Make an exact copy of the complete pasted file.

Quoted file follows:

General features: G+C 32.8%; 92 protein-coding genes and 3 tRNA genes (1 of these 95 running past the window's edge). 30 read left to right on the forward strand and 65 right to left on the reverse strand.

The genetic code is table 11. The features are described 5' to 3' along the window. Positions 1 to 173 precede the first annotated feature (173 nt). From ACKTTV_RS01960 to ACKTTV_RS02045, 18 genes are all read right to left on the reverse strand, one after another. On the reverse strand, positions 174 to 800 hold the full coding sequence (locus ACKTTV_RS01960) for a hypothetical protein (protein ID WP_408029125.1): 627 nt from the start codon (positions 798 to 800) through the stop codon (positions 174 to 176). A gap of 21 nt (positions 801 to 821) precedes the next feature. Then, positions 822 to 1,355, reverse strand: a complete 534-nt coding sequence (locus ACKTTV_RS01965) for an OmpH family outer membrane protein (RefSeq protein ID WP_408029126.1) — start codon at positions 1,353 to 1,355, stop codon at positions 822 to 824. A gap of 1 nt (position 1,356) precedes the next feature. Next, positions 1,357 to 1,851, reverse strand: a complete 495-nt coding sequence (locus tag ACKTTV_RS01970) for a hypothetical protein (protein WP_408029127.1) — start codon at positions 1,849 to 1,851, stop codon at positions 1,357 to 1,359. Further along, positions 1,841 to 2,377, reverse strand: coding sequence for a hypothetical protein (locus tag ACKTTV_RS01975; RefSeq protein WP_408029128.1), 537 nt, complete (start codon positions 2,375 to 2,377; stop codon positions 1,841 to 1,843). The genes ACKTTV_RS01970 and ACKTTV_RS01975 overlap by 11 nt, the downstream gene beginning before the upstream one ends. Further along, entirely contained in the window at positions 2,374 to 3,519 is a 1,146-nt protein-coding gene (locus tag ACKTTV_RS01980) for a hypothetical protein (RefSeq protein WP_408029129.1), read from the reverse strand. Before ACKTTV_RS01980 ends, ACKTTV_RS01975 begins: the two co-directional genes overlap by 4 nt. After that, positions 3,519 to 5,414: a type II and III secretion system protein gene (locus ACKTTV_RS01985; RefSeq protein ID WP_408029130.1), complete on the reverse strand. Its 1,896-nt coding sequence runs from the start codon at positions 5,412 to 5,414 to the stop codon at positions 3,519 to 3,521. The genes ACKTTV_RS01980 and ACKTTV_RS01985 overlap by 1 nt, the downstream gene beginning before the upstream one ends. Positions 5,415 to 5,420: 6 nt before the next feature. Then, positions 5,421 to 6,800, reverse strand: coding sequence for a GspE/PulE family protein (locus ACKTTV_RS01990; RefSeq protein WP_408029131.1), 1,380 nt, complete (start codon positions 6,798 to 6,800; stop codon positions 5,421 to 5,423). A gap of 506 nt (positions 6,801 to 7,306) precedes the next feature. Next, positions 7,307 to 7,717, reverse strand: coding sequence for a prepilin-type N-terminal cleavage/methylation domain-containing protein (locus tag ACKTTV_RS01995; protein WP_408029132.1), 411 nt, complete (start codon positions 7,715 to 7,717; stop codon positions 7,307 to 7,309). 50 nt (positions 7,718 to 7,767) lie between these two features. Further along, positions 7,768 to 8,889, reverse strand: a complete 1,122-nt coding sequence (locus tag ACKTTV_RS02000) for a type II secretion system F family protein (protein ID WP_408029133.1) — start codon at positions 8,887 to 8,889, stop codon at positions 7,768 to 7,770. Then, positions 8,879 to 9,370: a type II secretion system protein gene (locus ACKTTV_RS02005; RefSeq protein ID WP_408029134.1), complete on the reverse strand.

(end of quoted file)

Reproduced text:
General features: G+C 32.8%; 92 protein-coding genes and 3 tRNA genes (1 of these 95 running past the window's edge). 30 read left to right on the forward strand and 65 right to left on the reverse strand.

The genetic code is table 11. The features are described 5' to 3' along the window. Positions 1 to 173 precede the first annotated feature (173 nt). From ACKTTV_RS01960 to ACKTTV_RS02045, 18 genes are all read right to left on the reverse strand, one after another. On the reverse strand, positions 174 to 800 hold the full coding sequence (locus ACKTTV_RS01960) for a hypothetical protein (protein ID WP_408029125.1): 627 nt from the start codon (positions 798 to 800) through the stop codon (positions 174 to 176). A gap of 21 nt (positions 801 to 821) precedes the next feature. Then, positions 822 to 1,355, reverse strand: a complete 534-nt coding sequence (locus ACKTTV_RS01965) for an OmpH family outer membrane protein (RefSeq protein ID WP_408029126.1) — start codon at positions 1,353 to 1,355, stop codon at positions 822 to 824. A gap of 1 nt (position 1,356) precedes the next feature. Next, positions 1,357 to 1,851, reverse strand: a complete 495-nt coding sequence (locus tag ACKTTV_RS01970) for a hypothetical protein (protein WP_408029127.1) — start codon at positions 1,849 to 1,851, stop codon at positions 1,357 to 1,359. Further along, positions 1,841 to 2,377, reverse strand: coding sequence for a hypothetical protein (locus tag ACKTTV_RS01975; RefSeq protein WP_408029128.1), 537 nt, complete (start codon positions 2,375 to 2,377; stop codon positions 1,841 to 1,843). The genes ACKTTV_RS01970 and ACKTTV_RS01975 overlap by 11 nt, the downstream gene beginning before the upstream one ends. Further along, entirely contained in the window at positions 2,374 to 3,519 is a 1,146-nt protein-coding gene (locus tag ACKTTV_RS01980) for a hypothetical protein (RefSeq protein WP_408029129.1), read from the reverse strand. Before ACKTTV_RS01980 ends, ACKTTV_RS01975 begins: the two co-directional genes overlap by 4 nt. After that, positions 3,519 to 5,414: a type II and III secretion system protein gene (locus ACKTTV_RS01985; RefSeq protein ID WP_408029130.1), complete on the reverse strand. Its 1,896-nt coding sequence runs from the start codon at positions 5,412 to 5,414 to the stop codon at positions 3,519 to 3,521. The genes ACKTTV_RS01980 and ACKTTV_RS01985 overlap by 1 nt, the downstream gene beginning before the upstream one ends. Positions 5,415 to 5,420: 6 nt before the next feature. Then, positions 5,421 to 6,800, reverse strand: coding sequence for a GspE/PulE family protein (locus ACKTTV_RS01990; RefSeq protein WP_408029131.1), 1,380 nt, complete (start codon positions 6,798 to 6,800; stop codon positions 5,421 to 5,423). A gap of 506 nt (positions 6,801 to 7,306) precedes the next feature. Next, positions 7,307 to 7,717, reverse strand: coding sequence for a prepilin-type N-terminal cleavage/methylation domain-containing protein (locus tag ACKTTV_RS01995; protein WP_408029132.1), 411 nt, complete (start codon positions 7,715 to 7,717; stop codon positions 7,307 to 7,309). 50 nt (positions 7,718 to 7,767) lie between these two features. Further along, positions 7,768 to 8,889, reverse strand: a complete 1,122-nt coding sequence (locus tag ACKTTV_RS02000) for a type II secretion system F family protein (protein ID WP_408029133.1) — start codon at positions 8,887 to 8,889, stop codon at positions 7,768 to 7,770. Then, positions 8,879 to 9,370: a type II secretion system protein gene (locus ACKTTV_RS02005; RefSeq protein ID WP_408029134.1), complete on the reverse strand.